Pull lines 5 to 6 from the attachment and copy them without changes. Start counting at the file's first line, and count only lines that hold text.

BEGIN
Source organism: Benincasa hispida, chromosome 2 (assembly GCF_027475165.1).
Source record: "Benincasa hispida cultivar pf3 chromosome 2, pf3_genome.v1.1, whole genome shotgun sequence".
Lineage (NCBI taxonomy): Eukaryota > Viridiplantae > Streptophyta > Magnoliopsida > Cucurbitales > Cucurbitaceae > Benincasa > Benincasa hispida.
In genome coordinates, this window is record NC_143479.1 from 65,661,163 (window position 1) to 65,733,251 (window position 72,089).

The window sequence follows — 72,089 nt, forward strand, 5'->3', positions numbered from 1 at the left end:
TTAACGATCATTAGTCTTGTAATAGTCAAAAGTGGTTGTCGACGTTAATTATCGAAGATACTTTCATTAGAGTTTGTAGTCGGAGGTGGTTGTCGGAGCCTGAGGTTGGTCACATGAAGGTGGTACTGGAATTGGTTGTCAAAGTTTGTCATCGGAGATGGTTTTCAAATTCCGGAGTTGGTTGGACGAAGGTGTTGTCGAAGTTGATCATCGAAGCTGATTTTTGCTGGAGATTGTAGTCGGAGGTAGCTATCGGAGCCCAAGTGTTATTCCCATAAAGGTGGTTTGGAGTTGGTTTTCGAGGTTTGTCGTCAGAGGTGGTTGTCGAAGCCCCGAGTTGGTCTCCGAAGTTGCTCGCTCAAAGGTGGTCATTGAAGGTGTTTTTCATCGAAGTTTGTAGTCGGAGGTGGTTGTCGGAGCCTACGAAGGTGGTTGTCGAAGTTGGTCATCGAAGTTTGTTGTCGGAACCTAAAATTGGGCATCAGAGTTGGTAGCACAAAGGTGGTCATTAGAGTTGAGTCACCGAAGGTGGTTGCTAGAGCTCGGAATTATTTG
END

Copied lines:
The window sequence follows — 72,089 nt, forward strand, 5'->3', positions numbered from 1 at the left end:
TTAACGATCATTAGTCTTGTAATAGTCAAAAGTGGTTGTCGACGTTAATTATCGAAGATACTTTCATTAGAGTTTGTAGTCGGAGGTGGTTGTCGGAGCCTGAGGTTGGTCACATGAAGGTGGTACTGGAATTGGTTGTCAAAGTTTGTCATCGGAGATGGTTTTCAAATTCCGGAGTTGGTTGGACGAAGGTGTTGTCGAAGTTGATCATCGAAGCTGATTTTTGCTGGAGATTGTAGTCGGAGGTAGCTATCGGAGCCCAAGTGTTATTCCCATAAAGGTGGTTTGGAGTTGGTTTTCGAGGTTTGTCGTCAGAGGTGGTTGTCGAAGCCCCGAGTTGGTCTCCGAAGTTGCTCGCTCAAAGGTGGTCATTGAAGGTGTTTTTCATCGAAGTTTGTAGTCGGAGGTGGTTGTCGGAGCCTACGAAGGTGGTTGTCGAAGTTGGTCATCGAAGTTTGTTGTCGGAACCTAAAATTGGGCATCAGAGTTGGTAGCACAAAGGTGGTCATTAGAGTTGAGTCACCGAAGGTGGTTGCTAGAGCTCGGAATTATTTG